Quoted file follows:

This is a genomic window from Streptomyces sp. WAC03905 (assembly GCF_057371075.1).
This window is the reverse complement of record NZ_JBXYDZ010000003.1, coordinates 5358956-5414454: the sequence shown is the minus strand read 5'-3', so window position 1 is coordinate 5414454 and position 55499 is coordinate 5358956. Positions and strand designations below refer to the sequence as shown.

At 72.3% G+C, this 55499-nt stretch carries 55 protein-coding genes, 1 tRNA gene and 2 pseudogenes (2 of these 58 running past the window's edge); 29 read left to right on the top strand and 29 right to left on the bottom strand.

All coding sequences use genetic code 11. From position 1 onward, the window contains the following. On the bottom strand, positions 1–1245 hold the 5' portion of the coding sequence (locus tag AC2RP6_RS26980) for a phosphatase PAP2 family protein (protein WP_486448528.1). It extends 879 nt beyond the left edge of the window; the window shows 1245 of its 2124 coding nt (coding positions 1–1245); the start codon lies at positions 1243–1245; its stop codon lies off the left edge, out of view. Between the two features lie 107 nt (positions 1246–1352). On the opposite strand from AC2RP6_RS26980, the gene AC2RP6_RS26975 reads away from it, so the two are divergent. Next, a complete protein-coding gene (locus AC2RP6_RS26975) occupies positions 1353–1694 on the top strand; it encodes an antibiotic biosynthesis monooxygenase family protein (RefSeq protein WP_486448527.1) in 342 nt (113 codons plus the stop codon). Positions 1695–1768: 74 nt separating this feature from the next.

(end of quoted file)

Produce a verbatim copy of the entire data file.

This is a genomic window from Streptomyces sp. WAC03905 (assembly GCF_057371075.1).
This window is the reverse complement of record NZ_JBXYDZ010000003.1, coordinates 5358956-5414454: the sequence shown is the minus strand read 5'-3', so window position 1 is coordinate 5414454 and position 55499 is coordinate 5358956. Positions and strand designations below refer to the sequence as shown.

At 72.3% G+C, this 55499-nt stretch carries 55 protein-coding genes, 1 tRNA gene and 2 pseudogenes (2 of these 58 running past the window's edge); 29 read left to right on the top strand and 29 right to left on the bottom strand.

All coding sequences use genetic code 11. From position 1 onward, the window contains the following. On the bottom strand, positions 1–1245 hold the 5' portion of the coding sequence (locus tag AC2RP6_RS26980) for a phosphatase PAP2 family protein (protein WP_486448528.1). It extends 879 nt beyond the left edge of the window; the window shows 1245 of its 2124 coding nt (coding positions 1–1245); the start codon lies at positions 1243–1245; its stop codon lies off the left edge, out of view. Between the two features lie 107 nt (positions 1246–1352). On the opposite strand from AC2RP6_RS26980, the gene AC2RP6_RS26975 reads away from it, so the two are divergent. Next, a complete protein-coding gene (locus AC2RP6_RS26975) occupies positions 1353–1694 on the top strand; it encodes an antibiotic biosynthesis monooxygenase family protein (RefSeq protein WP_486448527.1) in 342 nt (113 codons plus the stop codon). Positions 1695–1768: 74 nt separating this feature from the next.